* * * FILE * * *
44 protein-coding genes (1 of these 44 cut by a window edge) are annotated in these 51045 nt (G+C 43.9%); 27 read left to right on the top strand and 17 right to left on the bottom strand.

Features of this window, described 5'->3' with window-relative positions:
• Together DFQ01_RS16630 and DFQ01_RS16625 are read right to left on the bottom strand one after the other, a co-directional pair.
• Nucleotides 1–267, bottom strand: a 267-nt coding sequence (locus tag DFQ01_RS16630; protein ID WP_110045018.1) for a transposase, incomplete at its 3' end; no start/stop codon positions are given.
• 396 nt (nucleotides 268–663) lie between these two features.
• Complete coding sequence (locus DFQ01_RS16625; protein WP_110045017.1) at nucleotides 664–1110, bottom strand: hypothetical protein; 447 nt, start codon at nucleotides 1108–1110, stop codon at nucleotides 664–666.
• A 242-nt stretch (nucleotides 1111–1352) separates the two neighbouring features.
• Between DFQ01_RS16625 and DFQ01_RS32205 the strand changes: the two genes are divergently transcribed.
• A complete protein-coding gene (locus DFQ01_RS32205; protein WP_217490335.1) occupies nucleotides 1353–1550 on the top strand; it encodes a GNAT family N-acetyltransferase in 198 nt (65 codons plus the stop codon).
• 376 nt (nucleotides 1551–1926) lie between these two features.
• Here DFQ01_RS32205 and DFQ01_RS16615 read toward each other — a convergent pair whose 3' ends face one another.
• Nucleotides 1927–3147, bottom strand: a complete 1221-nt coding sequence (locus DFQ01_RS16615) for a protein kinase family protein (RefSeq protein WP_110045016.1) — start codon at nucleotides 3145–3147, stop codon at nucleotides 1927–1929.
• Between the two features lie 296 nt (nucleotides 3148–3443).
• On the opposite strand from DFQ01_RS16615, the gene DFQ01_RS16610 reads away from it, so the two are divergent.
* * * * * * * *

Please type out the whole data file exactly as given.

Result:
44 protein-coding genes (1 of these 44 cut by a window edge) are annotated in these 51045 nt (G+C 43.9%); 27 read left to right on the top strand and 17 right to left on the bottom strand.

Features of this window, described 5'->3' with window-relative positions:
• Together DFQ01_RS16630 and DFQ01_RS16625 are read right to left on the bottom strand one after the other, a co-directional pair.
• Nucleotides 1–267, bottom strand: a 267-nt coding sequence (locus tag DFQ01_RS16630; protein ID WP_110045018.1) for a transposase, incomplete at its 3' end; no start/stop codon positions are given.
• 396 nt (nucleotides 268–663) lie between these two features.
• Complete coding sequence (locus DFQ01_RS16625; protein WP_110045017.1) at nucleotides 664–1110, bottom strand: hypothetical protein; 447 nt, start codon at nucleotides 1108–1110, stop codon at nucleotides 664–666.
• A 242-nt stretch (nucleotides 1111–1352) separates the two neighbouring features.
• Between DFQ01_RS16625 and DFQ01_RS32205 the strand changes: the two genes are divergently transcribed.
• A complete protein-coding gene (locus DFQ01_RS32205; protein WP_217490335.1) occupies nucleotides 1353–1550 on the top strand; it encodes a GNAT family N-acetyltransferase in 198 nt (65 codons plus the stop codon).
• 376 nt (nucleotides 1551–1926) lie between these two features.
• Here DFQ01_RS32205 and DFQ01_RS16615 read toward each other — a convergent pair whose 3' ends face one another.
• Nucleotides 1927–3147, bottom strand: a complete 1221-nt coding sequence (locus DFQ01_RS16615) for a protein kinase family protein (RefSeq protein WP_110045016.1) — start codon at nucleotides 3145–3147, stop codon at nucleotides 1927–1929.
• Between the two features lie 296 nt (nucleotides 3148–3443).
• On the opposite strand from DFQ01_RS16615, the gene DFQ01_RS16610 reads away from it, so the two are divergent.